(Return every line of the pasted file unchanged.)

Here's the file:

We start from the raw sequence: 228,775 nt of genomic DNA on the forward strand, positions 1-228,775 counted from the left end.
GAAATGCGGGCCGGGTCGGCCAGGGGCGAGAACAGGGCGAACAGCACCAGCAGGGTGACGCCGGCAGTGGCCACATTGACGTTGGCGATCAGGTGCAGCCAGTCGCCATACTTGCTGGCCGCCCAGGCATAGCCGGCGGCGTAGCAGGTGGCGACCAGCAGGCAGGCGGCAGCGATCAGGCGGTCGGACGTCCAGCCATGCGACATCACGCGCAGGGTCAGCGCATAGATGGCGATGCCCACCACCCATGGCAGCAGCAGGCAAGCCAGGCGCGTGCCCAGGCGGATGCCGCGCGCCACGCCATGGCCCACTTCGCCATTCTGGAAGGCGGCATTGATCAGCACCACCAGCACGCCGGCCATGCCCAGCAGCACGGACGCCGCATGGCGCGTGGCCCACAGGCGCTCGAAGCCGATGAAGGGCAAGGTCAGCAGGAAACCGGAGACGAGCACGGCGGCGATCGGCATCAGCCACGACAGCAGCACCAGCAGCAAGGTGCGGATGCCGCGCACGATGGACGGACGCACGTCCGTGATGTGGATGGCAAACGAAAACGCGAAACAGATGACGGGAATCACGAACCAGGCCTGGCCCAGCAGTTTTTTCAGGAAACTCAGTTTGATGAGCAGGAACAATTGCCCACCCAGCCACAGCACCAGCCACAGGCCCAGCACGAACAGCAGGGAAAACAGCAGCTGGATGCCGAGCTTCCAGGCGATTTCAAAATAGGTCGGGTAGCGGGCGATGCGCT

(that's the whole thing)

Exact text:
We start from the raw sequence: 228,775 nt of genomic DNA on the forward strand, positions 1-228,775 counted from the left end.
GAAATGCGGGCCGGGTCGGCCAGGGGCGAGAACAGGGCGAACAGCACCAGCAGGGTGACGCCGGCAGTGGCCACATTGACGTTGGCGATCAGGTGCAGCCAGTCGCCATACTTGCTGGCCGCCCAGGCATAGCCGGCGGCGTAGCAGGTGGCGACCAGCAGGCAGGCGGCAGCGATCAGGCGGTCGGACGTCCAGCCATGCGACATCACGCGCAGGGTCAGCGCATAGATGGCGATGCCCACCACCCATGGCAGCAGCAGGCAAGCCAGGCGCGTGCCCAGGCGGATGCCGCGCGCCACGCCATGGCCCACTTCGCCATTCTGGAAGGCGGCATTGATCAGCACCACCAGCACGCCGGCCATGCCCAGCAGCACGGACGCCGCATGGCGCGTGGCCCACAGGCGCTCGAAGCCGATGAAGGGCAAGGTCAGCAGGAAACCGGAGACGAGCACGGCGGCGATCGGCATCAGCCACGACAGCAGCACCAGCAGCAAGGTGCGGATGCCGCGCACGATGGACGGACGCACGTCCGTGATGTGGATGGCAAACGAAAACGCGAAACAGATGACGGGAATCACGAACCAGGCCTGGCCCAGCAGTTTTTTCAGGAAACTCAGTTTGATGAGCAGGAACAATTGCCCACCCAGCCACAGCACCAGCCACAGGCCCAGCACGAACAGCAGGGAAAACAGCAGCTGGATGCCGAGCTTCCAGGCGATTTCAAAATAGGTCGGGTAGCGGGCGATGCGCT